Fidesz leaving EPP will have far-reaching impact
As you probably know by now, the Hungarian Fidesz delegation decided on 3 March to leave the EPP Group.
The move comes after years of tensions between the party of the Hungarian Prime Minister Victor Orban and both the EPP Party [where Fidesz’s status had been suspended] and the Group [where MEPs participated, but were under constant pressure]. The trigger for this move was a decision of the Group to amend internal rules which would allow for a vote to suspend the rights of Fidesz MEPs and deprive them of rapporteurships, speaking slots and institutional roles moving forward.
The spat originally arose from the fact that the membership of a governing party of a country which had been under the Article 7 procedure by the EU for infringement of the rule of law and democratic principles eroded both the image and internal cohesion of the EPP family. It is worth noting that the Fidesz-led delegation of 13 was among the largest in EPP, that there are 2 other MEPs from a Hungarian minority party in the Romanian delegation, and that some member parties had openly supported Orban in EPP fora.
As an immediate reaction to Fidesz’s departure, the ECR Group expressed solidarity with the Hungarians, rekindling speculation about a potential relocation of Fidesz MEPs [and potentially others] to the Conservatives and Reformists. The ECR has been completely dominated by their Polish delegation, and in recent years ties between Warsaw and Budapest have become tighter than between any other two capitals, making for a likely ideologically compatible alliance.
A number of questions emerge from yesterday’s decision:
Will some of the Hungarian MEPs break away from the national delegation and attempt to rejoin the EPP on personal merits, despite it likely signifying political suicide nationally? Special consideration could be made for MEP Andor Deli, who comes from Serbia and whose party (SVM) is a full member of EPP Party, but he was elected on the Fidesz list. Similar consideration could be made for MEP György Hölvényi who comes from Fidesz’s long-time coalition partner KDN, and who is poised to remain an EPP member [maintaining EPP representation in all 27 Member states].
Will anyone else follow the footsteps of Fidesz – with the primary concern being the Hungarian minority party from Romania (UDMR), which is now a part of the government led by PNL (EPP)? It is most likely that none of the other parties would follow Fidesz in leaving the EPP.
Will Fidesz move to the ECR Group, which, with an additional 12 MEPs [NOVE assesses Hölvényi staying in EPP and Deli leaving with Fidesz], could bring the right-wing group within 1 from their far-right counterparts from the ID whom currently comprise 75 MEPs?
Having another large delegation of a governing party with the Prime Minister could disrupt the balance of forces in the Group, undermining the role the Italian delegation plays therein, potentially costing the Brothers of Italy the post of the ECR Co-Chair and some other roles within the Group.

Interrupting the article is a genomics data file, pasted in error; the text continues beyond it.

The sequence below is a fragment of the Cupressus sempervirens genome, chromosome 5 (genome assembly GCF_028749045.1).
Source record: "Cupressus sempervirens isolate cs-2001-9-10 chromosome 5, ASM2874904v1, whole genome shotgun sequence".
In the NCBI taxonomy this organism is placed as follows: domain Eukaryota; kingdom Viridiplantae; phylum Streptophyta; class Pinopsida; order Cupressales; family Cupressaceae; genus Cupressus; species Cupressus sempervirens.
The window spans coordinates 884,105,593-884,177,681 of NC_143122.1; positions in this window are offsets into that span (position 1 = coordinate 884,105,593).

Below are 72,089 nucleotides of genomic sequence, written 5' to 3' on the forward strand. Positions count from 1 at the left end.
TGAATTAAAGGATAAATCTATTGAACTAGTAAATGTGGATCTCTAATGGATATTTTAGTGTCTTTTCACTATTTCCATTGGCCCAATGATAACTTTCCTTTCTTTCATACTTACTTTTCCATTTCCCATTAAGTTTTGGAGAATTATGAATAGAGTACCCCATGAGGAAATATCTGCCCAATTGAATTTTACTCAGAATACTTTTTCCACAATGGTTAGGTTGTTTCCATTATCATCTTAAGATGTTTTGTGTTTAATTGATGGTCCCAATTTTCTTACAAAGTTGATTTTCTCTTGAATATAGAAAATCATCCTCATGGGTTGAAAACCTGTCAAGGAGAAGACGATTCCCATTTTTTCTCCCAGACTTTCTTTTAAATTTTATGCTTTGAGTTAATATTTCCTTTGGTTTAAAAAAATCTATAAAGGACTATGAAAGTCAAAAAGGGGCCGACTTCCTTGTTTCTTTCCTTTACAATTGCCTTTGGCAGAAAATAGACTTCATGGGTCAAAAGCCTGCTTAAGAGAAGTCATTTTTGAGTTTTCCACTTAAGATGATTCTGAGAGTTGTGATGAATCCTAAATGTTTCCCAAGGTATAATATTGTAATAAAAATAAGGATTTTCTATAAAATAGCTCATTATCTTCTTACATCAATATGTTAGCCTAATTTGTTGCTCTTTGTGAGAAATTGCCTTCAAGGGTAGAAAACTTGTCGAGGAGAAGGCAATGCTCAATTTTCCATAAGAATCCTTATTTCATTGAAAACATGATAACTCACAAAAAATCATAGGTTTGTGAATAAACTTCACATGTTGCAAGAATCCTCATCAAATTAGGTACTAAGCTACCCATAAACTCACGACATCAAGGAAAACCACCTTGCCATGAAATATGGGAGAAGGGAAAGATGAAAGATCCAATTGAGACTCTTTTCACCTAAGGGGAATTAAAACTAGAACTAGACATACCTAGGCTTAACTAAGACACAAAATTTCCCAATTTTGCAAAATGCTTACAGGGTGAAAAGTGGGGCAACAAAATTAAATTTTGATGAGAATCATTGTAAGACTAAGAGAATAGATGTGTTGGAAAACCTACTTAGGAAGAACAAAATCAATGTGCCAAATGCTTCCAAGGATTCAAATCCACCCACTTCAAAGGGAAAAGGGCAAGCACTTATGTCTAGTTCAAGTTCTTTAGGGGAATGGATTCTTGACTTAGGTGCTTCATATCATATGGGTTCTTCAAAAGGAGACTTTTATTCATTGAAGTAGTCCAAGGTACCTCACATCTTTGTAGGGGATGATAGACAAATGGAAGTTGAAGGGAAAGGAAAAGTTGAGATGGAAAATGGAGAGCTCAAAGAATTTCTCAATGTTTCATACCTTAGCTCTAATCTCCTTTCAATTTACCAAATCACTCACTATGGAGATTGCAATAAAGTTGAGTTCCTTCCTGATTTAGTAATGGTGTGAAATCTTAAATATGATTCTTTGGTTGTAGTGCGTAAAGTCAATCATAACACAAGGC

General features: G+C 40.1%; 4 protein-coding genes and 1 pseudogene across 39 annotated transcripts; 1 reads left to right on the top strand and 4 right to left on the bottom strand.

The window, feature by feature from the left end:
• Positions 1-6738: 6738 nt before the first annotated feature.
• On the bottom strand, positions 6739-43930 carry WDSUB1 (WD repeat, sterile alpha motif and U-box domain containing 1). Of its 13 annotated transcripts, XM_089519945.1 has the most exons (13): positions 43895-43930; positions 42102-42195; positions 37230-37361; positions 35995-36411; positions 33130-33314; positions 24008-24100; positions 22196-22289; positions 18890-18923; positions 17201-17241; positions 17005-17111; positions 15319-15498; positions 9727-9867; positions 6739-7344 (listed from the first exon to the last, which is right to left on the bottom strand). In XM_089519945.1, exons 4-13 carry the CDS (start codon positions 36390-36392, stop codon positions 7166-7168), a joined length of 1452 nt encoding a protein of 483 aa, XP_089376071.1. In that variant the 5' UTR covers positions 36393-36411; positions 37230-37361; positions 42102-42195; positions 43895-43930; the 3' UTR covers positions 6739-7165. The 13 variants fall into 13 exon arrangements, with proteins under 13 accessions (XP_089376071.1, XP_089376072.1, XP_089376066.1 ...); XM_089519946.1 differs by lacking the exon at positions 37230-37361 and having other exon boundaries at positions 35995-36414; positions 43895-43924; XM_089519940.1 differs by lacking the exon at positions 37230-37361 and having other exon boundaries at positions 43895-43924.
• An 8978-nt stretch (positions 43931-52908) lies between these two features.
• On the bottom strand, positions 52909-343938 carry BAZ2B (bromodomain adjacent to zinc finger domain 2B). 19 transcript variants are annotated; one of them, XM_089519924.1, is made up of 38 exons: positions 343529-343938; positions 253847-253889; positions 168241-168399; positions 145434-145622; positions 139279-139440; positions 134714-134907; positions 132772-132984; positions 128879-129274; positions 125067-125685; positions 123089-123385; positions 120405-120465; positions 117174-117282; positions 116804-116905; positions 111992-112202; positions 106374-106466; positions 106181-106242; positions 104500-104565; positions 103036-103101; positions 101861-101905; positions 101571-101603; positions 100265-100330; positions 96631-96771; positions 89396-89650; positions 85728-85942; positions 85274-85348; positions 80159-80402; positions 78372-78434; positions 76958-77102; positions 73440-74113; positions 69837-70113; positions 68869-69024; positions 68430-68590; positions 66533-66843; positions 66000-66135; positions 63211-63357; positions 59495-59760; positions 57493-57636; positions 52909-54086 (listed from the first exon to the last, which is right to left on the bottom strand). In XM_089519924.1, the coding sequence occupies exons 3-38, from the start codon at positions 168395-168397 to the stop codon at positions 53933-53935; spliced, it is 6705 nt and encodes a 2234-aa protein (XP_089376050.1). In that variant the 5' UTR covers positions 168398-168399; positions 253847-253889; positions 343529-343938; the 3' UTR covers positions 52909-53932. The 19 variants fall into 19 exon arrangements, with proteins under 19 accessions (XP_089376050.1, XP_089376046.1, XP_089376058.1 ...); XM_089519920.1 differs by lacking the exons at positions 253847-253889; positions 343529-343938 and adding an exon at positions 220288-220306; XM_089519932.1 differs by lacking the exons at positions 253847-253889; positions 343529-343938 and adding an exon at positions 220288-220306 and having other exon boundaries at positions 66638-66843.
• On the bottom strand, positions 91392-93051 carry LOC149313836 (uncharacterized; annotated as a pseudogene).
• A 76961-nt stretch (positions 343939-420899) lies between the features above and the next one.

This could potentially make the ECR a more enticing prospect for other parties looking for an enhanced institutional role.
Italian Lega from the ID group for instance, which has been governing on and off in Italy, but having their role undermined at the EU level due to their political engagement with the far-right. Granted, the unresolved issues between Italian right-wing parties could prevent such a move.
How will the EPP Party address this, as Fidesz has been suspended, but still counts Orban as one of their heads of state and government [though arguably not terribly compliant with the general party lines lately]?
There are some more immediate implications to be elaborated, too:
Following the Fidesz departure, the EPP would drop to 175 MEPs, further reducing the impact of a Group that has been weakened after the last EP election.
This would have ramifications on the next distribution of institutional roles [Bureaus of the Committees, for instance] in early 2022, as those are based on the D’Hondt system [based in turn on the number of MEPs], as well as impacting on rapporteurships and speaking slot allocation.
The EPP’s footprint in key committees will also suffer from the departure of Hungarian MEPs; and Fidesz’ potential partnership with ECR could strengthen the latter.
As a consequence, EPP would likely feel under more pressure to cooperate with the “Progressive Coalition” of Renew, S&D, Greens and the Left to retain its relevance. By analogy, it is possible the centre-right would become even more inert in pushing for their traditional policies.
With their 29 MEPs, the dominant German CDU/CSU delegation will play an even bigger and more decisive role in the EPP Group; and their strategic decision on the Chancellor candidate next month, and the coalition partner following the general election in the fall, is likely to fundamentally shape the policies of the EPP Group.
Polish  and Romanian  delegations will also grow in importance and influence with the EPP.
For the time being, Fidesz will remain NI (non-attached), making them the only NI delegation to include a Prime Minister. Speaking of which, as it takes a physical Political Assembly for the EPP Party to expel Fidesz from its membership, Orban could remain listed as EPP head of government; though it is hard to imagine him playing any role in the Centre-Right family moving forward.